We arrive in Bilbao and after a couple of wrong turns, find our exquisitely named hotel, Hotel Miro. Its a cool modern hotel with a view of the Guggenheim and only about five minutes walk away at the most. The first room they put us in is horrible. It stinks of smoke (even though supposedly non-smoking) and it shares a wall with another hotel that has some construction going on. I speak to the manager and after a while negotiate a better room at a discount. So, we end up paying a bit more than planned but had their largest suite (still not that big really), on the top floor. Here, in the safety of the hotel, we experience our most gut-wrenching, horrifying experience of the trip. I haven't felt this bad in as long as I can remember. Basically, our room is waaaaay up high, on the 8t floor of this building. I open up about half the blinds in the room and start banging away on my laptop getting some work done. From across the room, Samuel asks, "Dad, can I open this one?" ... and I say yes, assuming he is talking about the blinds he had just watched me open. I hear a "Whoa, that was close." (which is what he always says when he has a close call with something dangerous) and I look over to see his hair blowing in the wind. Not only do these windows open all the way, and not only do they have a hinge on the top of the window instead of the side or bottom, but come to find out they are SPRING LOADED so that when you pull the handle the window actually flies open on its own power
Ok. Well, on a lighter note ... after a two hour nap, we head across the street to the Guggenheim and take a nice long walk enjoying the outdoor statues and fatastic kids play area and water garden. In front of the Guggenheim is a huge teddy bear looking thing that as we get closer we find out is made entirely of flowers. Sam and Ella have a blast on the playground as Janice and I relax to the sound of a live band. What a life! ... Then, some more walking to a big ol' spider thing (also outside in between the museum and the city's river). Sam is psyched to see the statue because I'd shown it to him online anticipating our stop here and he was really hoping he'd get to see it. Then more walking. Janice and Ella scurried up a large bridge and we re-discovered Janice's fear of heights (lots of fun to see if you ever get a chance!). I'll let the pictures tell the rest of the story of our walk. Lots of great stuff to see.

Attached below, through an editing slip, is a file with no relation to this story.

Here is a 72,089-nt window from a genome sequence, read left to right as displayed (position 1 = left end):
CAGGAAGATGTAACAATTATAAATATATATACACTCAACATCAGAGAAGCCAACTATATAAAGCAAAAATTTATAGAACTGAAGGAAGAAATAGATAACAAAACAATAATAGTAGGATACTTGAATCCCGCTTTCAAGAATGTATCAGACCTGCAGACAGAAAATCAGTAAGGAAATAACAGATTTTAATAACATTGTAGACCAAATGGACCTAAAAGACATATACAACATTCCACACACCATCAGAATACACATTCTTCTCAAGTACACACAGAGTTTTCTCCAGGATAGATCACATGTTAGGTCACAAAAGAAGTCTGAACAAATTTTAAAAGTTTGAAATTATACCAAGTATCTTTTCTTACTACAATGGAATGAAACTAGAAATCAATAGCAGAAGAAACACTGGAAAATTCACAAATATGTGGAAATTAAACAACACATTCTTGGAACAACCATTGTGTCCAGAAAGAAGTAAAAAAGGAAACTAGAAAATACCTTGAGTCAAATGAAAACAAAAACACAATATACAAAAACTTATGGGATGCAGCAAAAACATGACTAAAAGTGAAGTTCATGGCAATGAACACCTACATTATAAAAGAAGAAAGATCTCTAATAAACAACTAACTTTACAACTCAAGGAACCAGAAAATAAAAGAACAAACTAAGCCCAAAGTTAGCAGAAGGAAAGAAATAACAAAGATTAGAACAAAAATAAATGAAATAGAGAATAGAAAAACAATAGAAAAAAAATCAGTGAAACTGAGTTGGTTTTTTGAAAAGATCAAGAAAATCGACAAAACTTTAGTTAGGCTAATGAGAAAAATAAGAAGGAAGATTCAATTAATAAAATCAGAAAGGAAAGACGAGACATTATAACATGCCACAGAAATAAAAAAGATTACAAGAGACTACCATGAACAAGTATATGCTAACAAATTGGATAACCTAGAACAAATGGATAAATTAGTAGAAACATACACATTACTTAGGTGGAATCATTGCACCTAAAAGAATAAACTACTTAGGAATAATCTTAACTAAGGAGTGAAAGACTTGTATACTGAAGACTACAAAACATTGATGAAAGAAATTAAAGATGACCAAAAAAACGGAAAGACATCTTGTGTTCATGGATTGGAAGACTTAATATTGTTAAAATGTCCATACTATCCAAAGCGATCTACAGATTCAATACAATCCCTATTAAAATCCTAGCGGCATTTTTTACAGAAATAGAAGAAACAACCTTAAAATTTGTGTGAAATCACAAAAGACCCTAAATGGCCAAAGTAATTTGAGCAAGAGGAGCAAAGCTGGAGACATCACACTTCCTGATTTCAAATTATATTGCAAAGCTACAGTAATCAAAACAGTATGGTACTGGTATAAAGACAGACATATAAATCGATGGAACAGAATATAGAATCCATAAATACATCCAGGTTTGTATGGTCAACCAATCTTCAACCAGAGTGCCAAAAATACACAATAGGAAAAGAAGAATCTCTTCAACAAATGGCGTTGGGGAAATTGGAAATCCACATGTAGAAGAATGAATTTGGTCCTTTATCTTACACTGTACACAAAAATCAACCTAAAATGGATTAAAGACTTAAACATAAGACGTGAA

We end the night with a surprise stop at a local pizza joint for the kids. Its only the second special kids meal we've done this whole trip (the other one being a quick stop and McDonalds with Inigo and Jaione in San Sebastian before a run to the Pinchos bar). Before the pizza comes, we share a nacho bowl (pictured). Pretty dang good. After, Janice takes the kids to the hotel to get ready for bed and I walk to a nearby Pinchos bar to order some Churizzo I'd seen earlier and a drink. Its the only thing I've had so far on our trip that made me feel sick to my stomach, so I downed the drink and left all but two bites of the meat dish. Just thinking about it now makes me regret the order. I'm back in the room about ten minutes after Janice ... and we all get ready for bed, watch some Spanish TV highlights of San Fermin ... some more business calls and emails for me ... and then, SLEEP. This was a LLOOOONNNG day.
Tomorrow, we plan to sleep long and hard (right up to our noon checkout if possible), and then we will tour the Guggenheim.